According to the World Economic Forum's Global Gender Gap Report 2020, North America won’t see gender equality for 151 years. The report also states that gender parity can have a large impact on whether an economy or society will thrive.

That’s right — a country’s gender gap could affect its power and influence on the rest of the world.

So, how do we narrow the gap and start reaping the economic benefits of gender parity? First, we need to learn how to recognize gender inequality.

What does gender equality look like?

  • Equal pay: Pay rates should not be determined based on a person’s gender (or race, age, religious affiliation, sexual orientation, etc.).
  • Equal treatment: This was an issue I faced as the only woman on a 14-person executive team years ago.
  • Equal representation on leadership teams, corporate boards, etc.: Leadership teams should equally represent both men and women.
  • Equal access to training and career-building opportunities: Throughout my corporate career, mentoring and career progression programs weren’t usually offered to women.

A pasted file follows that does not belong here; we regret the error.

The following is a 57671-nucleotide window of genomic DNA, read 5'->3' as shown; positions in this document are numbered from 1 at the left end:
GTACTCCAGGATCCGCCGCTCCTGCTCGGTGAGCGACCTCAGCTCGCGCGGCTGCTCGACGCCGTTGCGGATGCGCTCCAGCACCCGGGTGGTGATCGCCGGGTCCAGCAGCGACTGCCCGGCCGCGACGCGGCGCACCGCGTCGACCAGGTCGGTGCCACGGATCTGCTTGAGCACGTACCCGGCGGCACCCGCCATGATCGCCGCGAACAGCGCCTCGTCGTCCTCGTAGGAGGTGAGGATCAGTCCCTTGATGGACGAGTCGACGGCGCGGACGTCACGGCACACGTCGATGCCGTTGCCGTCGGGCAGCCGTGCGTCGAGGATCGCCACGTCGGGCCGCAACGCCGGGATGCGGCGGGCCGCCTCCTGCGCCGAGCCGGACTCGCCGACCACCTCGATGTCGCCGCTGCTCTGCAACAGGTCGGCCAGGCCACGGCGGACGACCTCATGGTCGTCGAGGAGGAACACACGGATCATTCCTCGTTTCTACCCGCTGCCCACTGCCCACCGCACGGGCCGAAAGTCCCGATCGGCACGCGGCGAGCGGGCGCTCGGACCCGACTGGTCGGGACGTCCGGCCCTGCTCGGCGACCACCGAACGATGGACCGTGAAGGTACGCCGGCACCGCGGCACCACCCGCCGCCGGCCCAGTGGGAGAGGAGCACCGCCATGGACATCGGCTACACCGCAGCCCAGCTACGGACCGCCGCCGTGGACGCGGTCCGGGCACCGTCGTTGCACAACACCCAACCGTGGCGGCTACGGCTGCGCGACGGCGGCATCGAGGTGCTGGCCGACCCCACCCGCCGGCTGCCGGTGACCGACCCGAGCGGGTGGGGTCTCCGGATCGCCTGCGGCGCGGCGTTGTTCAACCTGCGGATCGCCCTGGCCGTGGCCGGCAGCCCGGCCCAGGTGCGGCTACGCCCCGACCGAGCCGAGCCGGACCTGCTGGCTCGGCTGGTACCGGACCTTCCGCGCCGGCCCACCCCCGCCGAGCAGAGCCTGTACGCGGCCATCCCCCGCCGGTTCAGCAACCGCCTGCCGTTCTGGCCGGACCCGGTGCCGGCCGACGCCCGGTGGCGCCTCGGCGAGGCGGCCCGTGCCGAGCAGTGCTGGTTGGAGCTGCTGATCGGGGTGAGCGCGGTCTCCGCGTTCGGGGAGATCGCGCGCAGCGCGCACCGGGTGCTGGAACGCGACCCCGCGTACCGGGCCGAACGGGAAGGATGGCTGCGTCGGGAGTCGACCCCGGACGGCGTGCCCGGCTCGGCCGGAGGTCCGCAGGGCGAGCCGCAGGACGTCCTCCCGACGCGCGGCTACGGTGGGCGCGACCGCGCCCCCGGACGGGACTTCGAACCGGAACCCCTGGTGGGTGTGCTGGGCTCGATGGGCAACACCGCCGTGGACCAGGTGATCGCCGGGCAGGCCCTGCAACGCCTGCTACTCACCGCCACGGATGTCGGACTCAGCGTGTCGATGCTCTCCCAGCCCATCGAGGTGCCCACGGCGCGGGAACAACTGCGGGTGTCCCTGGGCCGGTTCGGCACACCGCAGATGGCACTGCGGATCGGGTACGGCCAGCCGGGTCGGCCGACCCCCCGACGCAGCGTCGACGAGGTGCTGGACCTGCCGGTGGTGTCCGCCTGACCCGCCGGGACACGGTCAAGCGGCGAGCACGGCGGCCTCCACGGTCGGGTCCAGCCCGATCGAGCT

• Company benefits should reflect the needs of all employees, as well as their families: Offering the flexibility to work from home or adjust their work schedules helps men and women take care of their children without having to sacrifice their careers.

How are companies impacted by their own culture and policies regarding gender equality?

Businesses and nonprofits that actively support gender equality tend to make better business decisions —and ultimately make more money. Research shows that inclusive teams make better business decisions up to 87% of the time, and that teams with less diversity are more likely to make poor choices for their companies.

Read the full article about gender equality in employment by Christina Carosella at Forbes.